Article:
Secretary Kerry returning to Mideast: How much nudging will he do?
Seeking to build on Obama's recent visit, John Kerry will be in Turkey and Israel – already his third trip there as secretary – to signal the Mideast parties 'he's serious' about making peace.
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In Pictures Around the world with John Kerry
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The Palestinians will be encouraged to consider specific security measures to entice the Israelis, while Israel will be encouraged to reciprocate with some gesture on settlement construction, officials say.
But even that won’t be easy, experts agree. Netanyahu likes to repeat that he is ready to return to negotiations “without preconditions” – which means he rejects the need to make any concessions first to the Palestinians. President Abbas, on the other hand, says he is ready to return to the table once Israel puts a freeze on settlement construction – a condition many analysts view as the equivalent of a no-talks stance.
Kerry’s task strikes many as near impossible, since both leaders he’ll meet with are under intense pressure from domestic corners not to give an inch.
But the opposite is true as well, some analysts note, with both Netanyahu and Abbas facing reminders that the status quo is dangerous for both sides.
This week anti-Israel protests bloomed in the West Bank, in this case after a 64-year-old Palestinian died of an illness in Israeli prison.
In Israel, prominent Israelis including former military and intelligence officials continue to remind Netanyahu of their view that a two-state solution – one that results in the Palestinians having their own country and ends Israel’s status as an occupying power – is the only guarantee in the long term of preserving Israel as both a democratic and Jewish state.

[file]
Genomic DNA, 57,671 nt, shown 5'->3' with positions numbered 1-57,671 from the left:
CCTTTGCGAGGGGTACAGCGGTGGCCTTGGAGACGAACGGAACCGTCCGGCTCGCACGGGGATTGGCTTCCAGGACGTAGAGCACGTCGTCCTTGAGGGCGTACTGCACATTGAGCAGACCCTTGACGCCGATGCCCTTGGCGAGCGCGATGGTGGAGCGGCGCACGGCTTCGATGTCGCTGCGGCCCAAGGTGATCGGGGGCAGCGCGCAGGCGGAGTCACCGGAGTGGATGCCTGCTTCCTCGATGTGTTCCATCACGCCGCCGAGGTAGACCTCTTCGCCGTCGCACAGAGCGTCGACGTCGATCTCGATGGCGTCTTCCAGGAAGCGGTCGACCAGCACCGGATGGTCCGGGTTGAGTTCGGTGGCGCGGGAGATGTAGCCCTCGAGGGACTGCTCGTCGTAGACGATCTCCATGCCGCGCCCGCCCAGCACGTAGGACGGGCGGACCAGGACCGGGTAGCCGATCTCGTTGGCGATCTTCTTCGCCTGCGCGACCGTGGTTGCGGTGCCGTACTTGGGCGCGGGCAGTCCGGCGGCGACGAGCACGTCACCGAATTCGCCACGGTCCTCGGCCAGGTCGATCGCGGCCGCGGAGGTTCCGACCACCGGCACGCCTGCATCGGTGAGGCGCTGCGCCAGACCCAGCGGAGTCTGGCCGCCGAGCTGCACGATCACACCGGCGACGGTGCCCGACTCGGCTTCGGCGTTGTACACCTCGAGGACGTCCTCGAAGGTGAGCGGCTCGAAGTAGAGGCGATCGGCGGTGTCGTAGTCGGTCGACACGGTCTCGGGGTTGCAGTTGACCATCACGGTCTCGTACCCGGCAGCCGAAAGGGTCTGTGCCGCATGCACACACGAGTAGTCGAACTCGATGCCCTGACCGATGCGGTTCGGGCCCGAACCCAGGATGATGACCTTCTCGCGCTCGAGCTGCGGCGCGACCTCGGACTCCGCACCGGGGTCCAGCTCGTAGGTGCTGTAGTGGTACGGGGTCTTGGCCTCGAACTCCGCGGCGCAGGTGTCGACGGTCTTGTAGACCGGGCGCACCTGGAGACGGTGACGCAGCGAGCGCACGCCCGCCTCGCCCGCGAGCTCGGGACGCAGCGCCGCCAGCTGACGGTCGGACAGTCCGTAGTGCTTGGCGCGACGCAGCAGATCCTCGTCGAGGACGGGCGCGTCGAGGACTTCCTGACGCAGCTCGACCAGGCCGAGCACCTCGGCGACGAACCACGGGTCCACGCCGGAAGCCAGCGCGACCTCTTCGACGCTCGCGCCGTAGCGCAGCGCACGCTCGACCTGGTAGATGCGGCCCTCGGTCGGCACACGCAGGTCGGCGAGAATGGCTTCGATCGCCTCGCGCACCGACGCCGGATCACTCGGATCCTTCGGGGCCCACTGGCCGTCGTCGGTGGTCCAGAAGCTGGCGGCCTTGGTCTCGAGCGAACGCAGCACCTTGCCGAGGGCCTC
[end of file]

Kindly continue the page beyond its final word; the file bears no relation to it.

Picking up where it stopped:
Netanyahu, who in the past has demonstrated that he is attuned to the thinking of the Jewish-American community, is also under renewed pressure from across the Atlantic to take advantage of Kerry’s interest in addressing the conflict by making his own – perhaps even dramatic – gesture for peace.
This week a group of more than 100 prominent Jewish Americans, including well-known Israel backers from both conservative and liberal camps, sent Netanyahu a letter in which they called on him to take “concrete confidence building steps” to demonstrate Israel’s commitment to a two-state solution.
“In particular,” they said, “we urge you … to work closely with Secretary of State John Kerry to devise pragmatic initiatives, consistent with Israel’s security needs, which would represent Israel’s readiness to make painful territorial sacrifices for the sake of peace.”
Initiated by the Israel Policy Forum, a US-based group that seeks “to promote Israel’s future as a Jewish and democratic state,” the letter tells Netanyahu, “Your leadership would challenge Palestinian leaders to take similarly constructive steps, including, most importantly, a prompt return to the negotiating table.”
Kerry will be gauging how much either side is ready to “take constructive steps” to make the relaunch of peace talks possible.
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